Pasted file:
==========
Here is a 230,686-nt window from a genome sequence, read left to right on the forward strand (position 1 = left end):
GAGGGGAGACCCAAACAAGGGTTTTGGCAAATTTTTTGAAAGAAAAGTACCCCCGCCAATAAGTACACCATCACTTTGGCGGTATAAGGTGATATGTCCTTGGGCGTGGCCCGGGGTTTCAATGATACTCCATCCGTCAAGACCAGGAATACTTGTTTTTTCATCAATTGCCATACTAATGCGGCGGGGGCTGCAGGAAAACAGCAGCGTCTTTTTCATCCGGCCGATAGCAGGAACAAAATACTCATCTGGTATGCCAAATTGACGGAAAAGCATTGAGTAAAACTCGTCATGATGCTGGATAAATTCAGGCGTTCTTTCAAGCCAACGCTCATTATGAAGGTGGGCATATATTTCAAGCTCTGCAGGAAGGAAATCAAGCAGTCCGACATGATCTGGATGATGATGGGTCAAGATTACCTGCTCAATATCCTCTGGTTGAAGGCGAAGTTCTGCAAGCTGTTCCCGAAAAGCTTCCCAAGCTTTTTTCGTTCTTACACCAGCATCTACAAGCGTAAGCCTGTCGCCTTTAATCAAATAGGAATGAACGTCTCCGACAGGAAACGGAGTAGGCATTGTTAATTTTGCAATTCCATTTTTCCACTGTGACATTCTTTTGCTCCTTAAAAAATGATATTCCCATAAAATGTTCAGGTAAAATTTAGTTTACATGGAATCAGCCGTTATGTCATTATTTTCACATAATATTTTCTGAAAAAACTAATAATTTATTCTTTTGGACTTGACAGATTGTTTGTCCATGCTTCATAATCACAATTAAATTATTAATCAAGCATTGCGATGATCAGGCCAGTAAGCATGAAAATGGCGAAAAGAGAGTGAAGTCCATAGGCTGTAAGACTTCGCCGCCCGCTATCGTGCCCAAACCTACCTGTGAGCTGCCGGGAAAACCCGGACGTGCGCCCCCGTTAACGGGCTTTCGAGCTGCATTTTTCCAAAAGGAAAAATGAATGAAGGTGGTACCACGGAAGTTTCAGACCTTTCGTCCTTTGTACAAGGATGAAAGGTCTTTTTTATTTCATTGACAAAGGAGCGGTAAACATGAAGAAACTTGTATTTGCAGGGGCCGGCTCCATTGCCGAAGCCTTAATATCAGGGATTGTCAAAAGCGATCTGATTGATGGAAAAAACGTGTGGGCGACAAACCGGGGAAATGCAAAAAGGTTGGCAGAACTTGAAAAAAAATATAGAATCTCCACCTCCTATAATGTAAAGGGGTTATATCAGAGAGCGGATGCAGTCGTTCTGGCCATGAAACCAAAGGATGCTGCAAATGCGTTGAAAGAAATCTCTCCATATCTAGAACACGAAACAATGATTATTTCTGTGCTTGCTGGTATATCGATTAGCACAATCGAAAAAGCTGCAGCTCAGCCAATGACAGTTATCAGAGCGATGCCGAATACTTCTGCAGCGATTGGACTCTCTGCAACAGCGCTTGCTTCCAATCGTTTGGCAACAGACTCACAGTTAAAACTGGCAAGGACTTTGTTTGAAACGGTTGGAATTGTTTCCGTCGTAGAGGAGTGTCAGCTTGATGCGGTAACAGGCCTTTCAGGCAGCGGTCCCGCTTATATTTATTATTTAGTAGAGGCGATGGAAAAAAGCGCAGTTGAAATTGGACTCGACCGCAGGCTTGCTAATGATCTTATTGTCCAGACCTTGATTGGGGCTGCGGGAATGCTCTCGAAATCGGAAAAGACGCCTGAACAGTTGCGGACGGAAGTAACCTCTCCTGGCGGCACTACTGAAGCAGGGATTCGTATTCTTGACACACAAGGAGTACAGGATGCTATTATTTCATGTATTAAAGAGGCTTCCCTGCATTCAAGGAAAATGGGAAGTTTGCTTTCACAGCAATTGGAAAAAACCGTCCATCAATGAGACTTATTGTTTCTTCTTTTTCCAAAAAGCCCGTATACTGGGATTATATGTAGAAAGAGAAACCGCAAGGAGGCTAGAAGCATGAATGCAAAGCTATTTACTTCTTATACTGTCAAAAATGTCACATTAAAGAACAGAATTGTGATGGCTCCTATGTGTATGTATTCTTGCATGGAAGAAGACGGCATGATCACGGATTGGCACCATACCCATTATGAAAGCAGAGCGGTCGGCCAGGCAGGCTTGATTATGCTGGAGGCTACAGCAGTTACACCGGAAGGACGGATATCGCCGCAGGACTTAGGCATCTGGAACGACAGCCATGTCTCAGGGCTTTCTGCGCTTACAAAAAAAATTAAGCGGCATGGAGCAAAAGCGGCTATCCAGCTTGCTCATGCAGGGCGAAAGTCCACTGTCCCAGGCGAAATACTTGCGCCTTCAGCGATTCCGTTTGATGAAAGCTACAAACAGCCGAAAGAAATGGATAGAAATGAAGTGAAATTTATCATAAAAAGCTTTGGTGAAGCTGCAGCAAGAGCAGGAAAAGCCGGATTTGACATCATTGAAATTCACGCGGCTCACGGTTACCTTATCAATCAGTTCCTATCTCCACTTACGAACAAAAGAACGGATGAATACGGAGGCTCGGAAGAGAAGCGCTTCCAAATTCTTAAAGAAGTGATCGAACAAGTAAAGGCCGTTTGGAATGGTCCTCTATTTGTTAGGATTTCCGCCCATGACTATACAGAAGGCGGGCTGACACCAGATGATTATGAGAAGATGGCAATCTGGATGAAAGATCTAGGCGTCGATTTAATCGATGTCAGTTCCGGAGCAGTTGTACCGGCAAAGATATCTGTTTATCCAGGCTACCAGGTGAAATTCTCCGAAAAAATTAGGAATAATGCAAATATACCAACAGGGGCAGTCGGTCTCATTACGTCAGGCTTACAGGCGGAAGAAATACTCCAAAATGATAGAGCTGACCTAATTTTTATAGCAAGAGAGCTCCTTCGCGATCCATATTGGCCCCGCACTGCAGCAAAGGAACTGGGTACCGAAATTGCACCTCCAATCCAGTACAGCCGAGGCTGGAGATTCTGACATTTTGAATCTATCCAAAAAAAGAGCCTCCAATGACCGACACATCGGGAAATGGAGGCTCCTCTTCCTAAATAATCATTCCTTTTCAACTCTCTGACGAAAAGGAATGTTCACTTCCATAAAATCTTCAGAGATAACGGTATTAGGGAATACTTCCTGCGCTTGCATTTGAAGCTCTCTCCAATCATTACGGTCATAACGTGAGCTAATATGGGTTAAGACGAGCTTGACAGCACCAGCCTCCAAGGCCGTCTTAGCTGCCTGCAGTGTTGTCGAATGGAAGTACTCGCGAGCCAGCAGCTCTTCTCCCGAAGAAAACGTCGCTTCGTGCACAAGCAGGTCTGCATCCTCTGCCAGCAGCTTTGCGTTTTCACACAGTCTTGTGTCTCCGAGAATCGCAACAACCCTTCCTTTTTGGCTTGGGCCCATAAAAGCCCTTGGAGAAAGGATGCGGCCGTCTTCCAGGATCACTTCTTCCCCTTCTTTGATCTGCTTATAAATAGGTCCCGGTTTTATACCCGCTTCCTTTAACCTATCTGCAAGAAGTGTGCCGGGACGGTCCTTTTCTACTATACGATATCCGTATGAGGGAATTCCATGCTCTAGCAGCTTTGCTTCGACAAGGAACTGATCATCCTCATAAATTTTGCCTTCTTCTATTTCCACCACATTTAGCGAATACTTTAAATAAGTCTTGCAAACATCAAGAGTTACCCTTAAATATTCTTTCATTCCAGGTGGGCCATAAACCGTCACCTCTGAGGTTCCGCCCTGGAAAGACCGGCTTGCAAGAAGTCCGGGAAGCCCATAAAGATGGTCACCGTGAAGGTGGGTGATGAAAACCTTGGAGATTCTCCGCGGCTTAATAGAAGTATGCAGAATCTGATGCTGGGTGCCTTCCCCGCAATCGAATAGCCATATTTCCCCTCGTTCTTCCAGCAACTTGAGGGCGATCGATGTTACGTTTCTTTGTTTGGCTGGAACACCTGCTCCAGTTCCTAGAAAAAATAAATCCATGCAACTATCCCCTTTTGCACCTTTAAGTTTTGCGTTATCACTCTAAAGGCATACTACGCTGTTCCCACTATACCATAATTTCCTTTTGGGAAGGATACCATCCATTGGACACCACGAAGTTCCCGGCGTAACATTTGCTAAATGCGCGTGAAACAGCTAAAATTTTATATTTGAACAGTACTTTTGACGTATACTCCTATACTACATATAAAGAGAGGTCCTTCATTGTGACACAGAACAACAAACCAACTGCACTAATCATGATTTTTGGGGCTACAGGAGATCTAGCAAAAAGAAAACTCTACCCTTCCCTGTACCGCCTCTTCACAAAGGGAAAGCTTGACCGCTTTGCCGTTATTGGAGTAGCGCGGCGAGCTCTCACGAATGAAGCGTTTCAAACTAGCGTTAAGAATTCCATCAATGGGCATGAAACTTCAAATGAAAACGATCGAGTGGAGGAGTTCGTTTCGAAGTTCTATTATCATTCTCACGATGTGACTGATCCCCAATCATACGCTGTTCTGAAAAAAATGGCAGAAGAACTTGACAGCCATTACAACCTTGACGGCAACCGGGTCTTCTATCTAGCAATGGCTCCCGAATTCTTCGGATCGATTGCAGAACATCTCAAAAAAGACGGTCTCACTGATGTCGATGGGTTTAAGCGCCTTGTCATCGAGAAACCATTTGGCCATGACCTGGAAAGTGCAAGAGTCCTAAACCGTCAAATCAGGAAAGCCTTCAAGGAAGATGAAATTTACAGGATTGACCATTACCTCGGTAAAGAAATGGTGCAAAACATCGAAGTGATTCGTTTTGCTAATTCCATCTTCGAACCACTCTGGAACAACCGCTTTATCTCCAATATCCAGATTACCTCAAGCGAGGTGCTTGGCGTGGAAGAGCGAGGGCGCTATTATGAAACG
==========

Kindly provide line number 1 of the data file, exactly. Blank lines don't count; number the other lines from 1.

Here is a 230,686-nt window from a genome sequence, read left to right on the forward strand (position 1 = left end):